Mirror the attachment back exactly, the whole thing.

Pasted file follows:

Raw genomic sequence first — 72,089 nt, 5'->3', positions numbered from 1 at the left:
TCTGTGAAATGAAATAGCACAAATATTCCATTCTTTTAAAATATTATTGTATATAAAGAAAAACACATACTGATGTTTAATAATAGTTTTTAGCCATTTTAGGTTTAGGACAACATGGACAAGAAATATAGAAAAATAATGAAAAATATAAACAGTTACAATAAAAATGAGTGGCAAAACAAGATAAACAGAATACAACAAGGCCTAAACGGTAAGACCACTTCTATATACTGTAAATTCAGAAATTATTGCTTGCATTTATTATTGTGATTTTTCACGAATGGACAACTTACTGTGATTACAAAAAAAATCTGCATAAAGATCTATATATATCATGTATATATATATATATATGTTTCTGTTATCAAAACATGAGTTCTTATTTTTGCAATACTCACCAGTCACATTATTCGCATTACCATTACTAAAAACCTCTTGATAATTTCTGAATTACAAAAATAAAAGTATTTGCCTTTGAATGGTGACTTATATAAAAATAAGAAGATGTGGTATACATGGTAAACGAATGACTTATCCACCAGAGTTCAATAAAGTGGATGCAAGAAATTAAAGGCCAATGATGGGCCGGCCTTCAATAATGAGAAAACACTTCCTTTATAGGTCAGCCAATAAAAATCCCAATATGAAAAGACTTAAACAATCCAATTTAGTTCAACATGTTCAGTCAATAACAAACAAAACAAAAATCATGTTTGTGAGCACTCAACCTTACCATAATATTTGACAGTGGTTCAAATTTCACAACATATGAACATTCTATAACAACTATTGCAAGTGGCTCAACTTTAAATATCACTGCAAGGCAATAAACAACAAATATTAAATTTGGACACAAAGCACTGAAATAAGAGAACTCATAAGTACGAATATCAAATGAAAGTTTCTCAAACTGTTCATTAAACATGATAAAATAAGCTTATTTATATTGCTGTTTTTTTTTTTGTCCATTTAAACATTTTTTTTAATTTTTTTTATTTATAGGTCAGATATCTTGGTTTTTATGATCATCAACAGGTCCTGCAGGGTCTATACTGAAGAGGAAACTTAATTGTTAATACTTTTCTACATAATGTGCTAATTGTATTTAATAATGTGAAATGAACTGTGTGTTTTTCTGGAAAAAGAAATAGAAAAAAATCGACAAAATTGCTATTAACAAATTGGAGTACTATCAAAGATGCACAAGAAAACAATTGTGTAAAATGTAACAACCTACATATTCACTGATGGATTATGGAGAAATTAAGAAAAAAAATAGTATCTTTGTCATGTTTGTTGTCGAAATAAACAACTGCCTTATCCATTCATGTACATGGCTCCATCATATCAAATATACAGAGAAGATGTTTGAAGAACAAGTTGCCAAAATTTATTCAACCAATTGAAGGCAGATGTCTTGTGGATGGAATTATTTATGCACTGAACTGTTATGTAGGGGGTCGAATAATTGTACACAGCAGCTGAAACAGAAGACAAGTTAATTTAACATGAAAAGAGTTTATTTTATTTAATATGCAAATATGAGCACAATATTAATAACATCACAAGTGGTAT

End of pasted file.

Raw genomic sequence first — 72,089 nt, 5'->3', positions numbered from 1 at the left:
TCTGTGAAATGAAATAGCACAAATATTCCATTCTTTTAAAATATTATTGTATATAAAGAAAAACACATACTGATGTTTAATAATAGTTTTTAGCCATTTTAGGTTTAGGACAACATGGACAAGAAATATAGAAAAATAATGAAAAATATAAACAGTTACAATAAAAATGAGTGGCAAAACAAGATAAACAGAATACAACAAGGCCTAAACGGTAAGACCACTTCTATATACTGTAAATTCAGAAATTATTGCTTGCATTTATTATTGTGATTTTTCACGAATGGACAACTTACTGTGATTACAAAAAAAATCTGCATAAAGATCTATATATATCATGTATATATATATATATATGTTTCTGTTATCAAAACATGAGTTCTTATTTTTGCAATACTCACCAGTCACATTATTCGCATTACCATTACTAAAAACCTCTTGATAATTTCTGAATTACAAAAATAAAAGTATTTGCCTTTGAATGGTGACTTATATAAAAATAAGAAGATGTGGTATACATGGTAAACGAATGACTTATCCACCAGAGTTCAATAAAGTGGATGCAAGAAATTAAAGGCCAATGATGGGCCGGCCTTCAATAATGAGAAAACACTTCCTTTATAGGTCAGCCAATAAAAATCCCAATATGAAAAGACTTAAACAATCCAATTTAGTTCAACATGTTCAGTCAATAACAAACAAAACAAAAATCATGTTTGTGAGCACTCAACCTTACCATAATATTTGACAGTGGTTCAAATTTCACAACATATGAACATTCTATAACAACTATTGCAAGTGGCTCAACTTTAAATATCACTGCAAGGCAATAAACAACAAATATTAAATTTGGACACAAAGCACTGAAATAAGAGAACTCATAAGTACGAATATCAAATGAAAGTTTCTCAAACTGTTCATTAAACATGATAAAATAAGCTTATTTATATTGCTGTTTTTTTTTTTGTCCATTTAAACATTTTTTTTAATTTTTTTTATTTATAGGTCAGATATCTTGGTTTTTATGATCATCAACAGGTCCTGCAGGGTCTATACTGAAGAGGAAACTTAATTGTTAATACTTTTCTACATAATGTGCTAATTGTATTTAATAATGTGAAATGAACTGTGTGTTTTTCTGGAAAAAGAAATAGAAAAAAATCGACAAAATTGCTATTAACAAATTGGAGTACTATCAAAGATGCACAAGAAAACAATTGTGTAAAATGTAACAACCTACATATTCACTGATGGATTATGGAGAAATTAAGAAAAAAAATAGTATCTTTGTCATGTTTGTTGTCGAAATAAACAACTGCCTTATCCATTCATGTACATGGCTCCATCATATCAAATATACAGAGAAGATGTTTGAAGAACAAGTTGCCAAAATTTATTCAACCAATTGAAGGCAGATGTCTTGTGGATGGAATTATTTATGCACTGAACTGTTATGTAGGGGGTCGAATAATTGTACACAGCAGCTGAAACAGAAGACAAGTTAATTTAACATGAAAAGAGTTTATTTTATTTAATATGCAAATATGAGCACAATATTAATAACATCACAAGTGGTAT